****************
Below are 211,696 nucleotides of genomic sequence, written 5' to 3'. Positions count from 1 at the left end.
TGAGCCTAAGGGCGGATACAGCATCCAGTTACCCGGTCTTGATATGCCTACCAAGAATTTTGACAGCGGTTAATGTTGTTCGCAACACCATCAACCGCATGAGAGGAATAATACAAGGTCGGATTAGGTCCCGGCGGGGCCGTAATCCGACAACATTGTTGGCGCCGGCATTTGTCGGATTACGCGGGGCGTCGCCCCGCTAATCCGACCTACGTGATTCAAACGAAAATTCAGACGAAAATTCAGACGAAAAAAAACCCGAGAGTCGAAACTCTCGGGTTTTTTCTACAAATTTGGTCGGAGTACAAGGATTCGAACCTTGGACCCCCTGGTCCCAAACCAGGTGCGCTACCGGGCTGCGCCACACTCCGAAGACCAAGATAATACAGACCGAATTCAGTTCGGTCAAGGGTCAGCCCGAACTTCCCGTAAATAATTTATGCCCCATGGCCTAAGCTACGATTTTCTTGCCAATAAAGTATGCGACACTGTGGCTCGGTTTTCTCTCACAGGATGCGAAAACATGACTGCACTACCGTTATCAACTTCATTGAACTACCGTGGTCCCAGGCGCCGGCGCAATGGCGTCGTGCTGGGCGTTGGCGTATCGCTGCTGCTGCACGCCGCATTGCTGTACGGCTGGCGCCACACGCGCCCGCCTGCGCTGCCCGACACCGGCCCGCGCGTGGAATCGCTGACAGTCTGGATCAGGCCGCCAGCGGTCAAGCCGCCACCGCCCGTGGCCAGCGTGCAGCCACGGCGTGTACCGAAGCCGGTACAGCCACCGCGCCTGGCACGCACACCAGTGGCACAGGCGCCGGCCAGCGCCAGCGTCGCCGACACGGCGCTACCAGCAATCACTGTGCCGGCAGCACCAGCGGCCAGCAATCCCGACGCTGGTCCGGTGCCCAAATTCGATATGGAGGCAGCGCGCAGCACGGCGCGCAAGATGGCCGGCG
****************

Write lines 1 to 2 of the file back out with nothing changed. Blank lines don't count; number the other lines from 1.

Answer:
Below are 211,696 nucleotides of genomic sequence, written 5' to 3'. Positions count from 1 at the left end.
TGAGCCTAAGGGCGGATACAGCATCCAGTTACCCGGTCTTGATATGCCTACCAAGAATTTTGACAGCGGTTAATGTTGTTCGCAACACCATCAACCGCATGAGAGGAATAATACAAGGTCGGATTAGGTCCCGGCGGGGCCGTAATCCGACAACATTGTTGGCGCCGGCATTTGTCGGATTACGCGGGGCGTCGCCCCGCTAATCCGACCTACGTGATTCAAACGAAAATTCAGACGAAAATTCAGACGAAAAAAAACCCGAGAGTCGAAACTCTCGGGTTTTTTCTACAAATTTGGTCGGAGTACAAGGATTCGAACCTTGGACCCCCTGGTCCCAAACCAGGTGCGCTACCGGGCTGCGCCACACTCCGAAGACCAAGATAATACAGACCGAATTCAGTTCGGTCAAGGGTCAGCCCGAACTTCCCGTAAATAATTTATGCCCCATGGCCTAAGCTACGATTTTCTTGCCAATAAAGTATGCGACACTGTGGCTCGGTTTTCTCTCACAGGATGCGAAAACATGACTGCACTACCGTTATCAACTTCATTGAACTACCGTGGTCCCAGGCGCCGGCGCAATGGCGTCGTGCTGGGCGTTGGCGTATCGCTGCTGCTGCACGCCGCATTGCTGTACGGCTGGCGCCACACGCGCCCGCCTGCGCTGCCCGACACCGGCCCGCGCGTGGAATCGCTGACAGTCTGGATCAGGCCGCCAGCGGTCAAGCCGCCACCGCCCGTGGCCAGCGTGCAGCCACGGCGTGTACCGAAGCCGGTACAGCCACCGCGCCTGGCACGCACACCAGTGGCACAGGCGCCGGCCAGCGCCAGCGTCGCCGACACGGCGCTACCAGCAATCACTGTGCCGGCAGCACCAGCGGCCAGCAATCCCGACGCTGGTCCGGTGCCCAAATTCGATATGGAGGCAGCGCGCAGCACGGCGCGCAAGATGGCCGGCG